Questor Insurance Travel Features

Postcard Two - Charlie

Date Created: 02 April 2012

....It’s no wonder Charlie Chaplin, amongst many other creative artists including Graham Greene, Oscar Kokoshka and James Mason, chose this slightly surreal country to be their home. Chaplin lived and died in Vevey, near Lausanne, and his statue overlooks the shimmering waters of Lake Geneva. At Poyet, a celebrated chocolate shop, the owner and master chocolatier Daniel Peter has created a homage to Vevey’s famous resident. In consultation with Chaplin’s family and his son Eugene in particular, M. Peter devised a delicious chocolate made in the shape of the comedian’s trademark boot. Comical, yet tantalising on the tongue, these quirky chocolates certainly put a smile on my face.

Vevey is also home to the dramatic Chillon Castle, the setting of Byron’s poem, The Prisoner of Chillon - and Alimentarium. This may sound like a gastric condition but it’s actually a food museum and all round scoffer’s guide. With the help of Roberta, a most informative guide, I’m introduced to a series of imaginative displays and tableaux illustrating myriad foody facts. In the history of cutlery, for example, I learn that a knife was originally a weapon which when placed on a table signified the owner came in peace. And, as is often found in France today, the tines of a fork were traditionally laid downwards to prevent them damaging flouncy lace sleeves and cuffs. From health to food production and history, the museum is packed with activities and demonstrations explaining the preparation, techniques and cultural aspects of nutrition.

Vevey is obviously a town with an appetite for the good things in life and they don’t do things by half. To celebrate its wine-growing traditions and culture, the Confrérie des Vignerons (Brotherhood of Winegrowers) organise a Winegrowers' Festival – Fete des Vignerons - which only occurs four or five times each century, roughly one per generation. On those occasions an arena for 16,000 spectators is built in the marketplace, the Grande Place, which is the second-biggest marketplace in Europe after Lisbon.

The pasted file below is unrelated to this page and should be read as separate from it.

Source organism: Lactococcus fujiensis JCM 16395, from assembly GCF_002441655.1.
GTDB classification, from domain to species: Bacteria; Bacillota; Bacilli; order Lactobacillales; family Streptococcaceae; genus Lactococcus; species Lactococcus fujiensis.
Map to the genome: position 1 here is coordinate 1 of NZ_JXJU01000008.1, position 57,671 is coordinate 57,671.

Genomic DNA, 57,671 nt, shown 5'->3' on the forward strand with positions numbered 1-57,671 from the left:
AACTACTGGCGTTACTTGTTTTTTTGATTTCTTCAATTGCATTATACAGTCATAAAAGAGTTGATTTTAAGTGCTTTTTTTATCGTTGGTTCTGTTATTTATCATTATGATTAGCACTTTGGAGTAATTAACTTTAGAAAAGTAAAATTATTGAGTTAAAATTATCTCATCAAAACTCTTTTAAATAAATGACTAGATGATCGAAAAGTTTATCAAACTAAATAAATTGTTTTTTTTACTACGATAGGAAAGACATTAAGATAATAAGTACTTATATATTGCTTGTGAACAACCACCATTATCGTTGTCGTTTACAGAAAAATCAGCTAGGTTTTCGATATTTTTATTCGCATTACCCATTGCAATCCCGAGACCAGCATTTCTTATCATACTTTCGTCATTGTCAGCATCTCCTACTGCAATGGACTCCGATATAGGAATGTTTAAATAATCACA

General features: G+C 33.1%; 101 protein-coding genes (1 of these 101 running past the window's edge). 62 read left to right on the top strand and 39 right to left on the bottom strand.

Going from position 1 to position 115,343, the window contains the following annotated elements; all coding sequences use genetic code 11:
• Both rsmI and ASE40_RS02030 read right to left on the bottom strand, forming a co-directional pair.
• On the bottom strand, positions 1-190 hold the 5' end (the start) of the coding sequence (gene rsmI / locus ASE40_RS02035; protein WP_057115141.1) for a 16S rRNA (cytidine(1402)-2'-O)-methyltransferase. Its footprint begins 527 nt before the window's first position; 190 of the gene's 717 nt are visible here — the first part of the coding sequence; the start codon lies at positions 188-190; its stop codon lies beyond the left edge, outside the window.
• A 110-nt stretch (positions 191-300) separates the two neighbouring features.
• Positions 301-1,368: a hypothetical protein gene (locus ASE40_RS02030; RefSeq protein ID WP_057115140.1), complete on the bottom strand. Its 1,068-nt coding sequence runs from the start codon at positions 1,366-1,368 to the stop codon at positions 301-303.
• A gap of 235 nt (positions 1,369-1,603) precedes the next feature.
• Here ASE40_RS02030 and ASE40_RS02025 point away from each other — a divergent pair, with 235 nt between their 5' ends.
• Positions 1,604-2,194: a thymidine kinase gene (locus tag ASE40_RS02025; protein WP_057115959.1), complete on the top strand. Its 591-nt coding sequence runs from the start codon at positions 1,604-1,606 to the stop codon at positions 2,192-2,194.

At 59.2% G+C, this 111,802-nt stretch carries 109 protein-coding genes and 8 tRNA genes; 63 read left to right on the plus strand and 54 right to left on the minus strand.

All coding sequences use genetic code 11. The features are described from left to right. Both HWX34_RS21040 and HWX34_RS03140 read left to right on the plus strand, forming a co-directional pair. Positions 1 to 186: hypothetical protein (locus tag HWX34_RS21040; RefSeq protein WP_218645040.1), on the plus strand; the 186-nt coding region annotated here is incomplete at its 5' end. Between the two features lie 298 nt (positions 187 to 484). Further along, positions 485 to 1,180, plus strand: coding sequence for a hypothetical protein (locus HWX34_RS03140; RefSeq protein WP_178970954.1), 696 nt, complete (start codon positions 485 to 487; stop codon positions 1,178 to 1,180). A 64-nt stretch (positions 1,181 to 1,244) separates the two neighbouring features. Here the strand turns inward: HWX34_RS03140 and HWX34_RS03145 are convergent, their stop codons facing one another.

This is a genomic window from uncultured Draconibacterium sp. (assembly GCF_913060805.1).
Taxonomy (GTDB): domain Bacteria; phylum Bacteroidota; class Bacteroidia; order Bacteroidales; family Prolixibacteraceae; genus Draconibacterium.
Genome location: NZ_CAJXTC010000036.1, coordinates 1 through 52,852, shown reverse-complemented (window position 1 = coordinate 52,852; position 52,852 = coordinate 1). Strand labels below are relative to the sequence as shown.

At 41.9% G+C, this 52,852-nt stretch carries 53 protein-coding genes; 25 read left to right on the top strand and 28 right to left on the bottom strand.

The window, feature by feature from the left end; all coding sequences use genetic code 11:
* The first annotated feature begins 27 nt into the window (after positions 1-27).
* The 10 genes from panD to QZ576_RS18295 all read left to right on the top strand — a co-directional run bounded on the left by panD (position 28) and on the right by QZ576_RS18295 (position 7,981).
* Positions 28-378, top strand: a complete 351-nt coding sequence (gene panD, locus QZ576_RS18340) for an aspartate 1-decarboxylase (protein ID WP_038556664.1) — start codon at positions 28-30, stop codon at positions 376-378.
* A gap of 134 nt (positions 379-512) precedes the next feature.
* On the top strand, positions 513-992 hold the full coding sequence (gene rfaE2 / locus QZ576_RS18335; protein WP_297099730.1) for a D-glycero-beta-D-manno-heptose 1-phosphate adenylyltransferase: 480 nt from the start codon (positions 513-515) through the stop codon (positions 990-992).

Switzerland’s vast range and variety of wines is one of its best kept secrets. The wines of the Lavaux region, in particular, have recently contributed to the region being recognised as a UNESCO World Heritage site. The serene beauty of the Lavaux landscape is captivating. Small vineyards clinging to the hillside above the cobalt blue waters of Lake Geneva give the impression of a mathematically arranged patchwork quilt. It is said that three suns shine on the vines, the sun in the sky, the sun’s rays reflected off the surface of the lake and the heat of the sun which is stored in the stone walls during the day which continue to warm the vines during the night. A vineyard trail offers an opportunity to appreciate the landscape and stop off on the way to visit grand houses, vaulted cellars and local restaurants. My day begins with a wine tasting hosted by Myriam Broggi-Praz. A former skiing teacher who is now an award winning sommelier, her pioneering approach to wine tasting includes examining the varied soil found in this region to discover ‘the geology revealed in the wine’. Passing round samples of rock and earth, she urges me to sniff and touch before tasting the wine created from that particular area. It is an unusual yet educational approach and soon I think I can detect a ‘strict Protestant wine’ from a grand cru Dezaley. “Our wines,” concludes Madame Broggi-Praz, “are like the Swiss people themselves; serious, neutral and reserved.”

Looking back over my idosyncratic stay in Switzerland, her words ring in my ears. During the last last few days, I’ve been back to school, held up by masked raiders, eaten frilly cheese and a chocolate shaped like a boot. The Swiss - serious, neutral and reserved? You must be joking. For more information

Written by Beverley Byrne.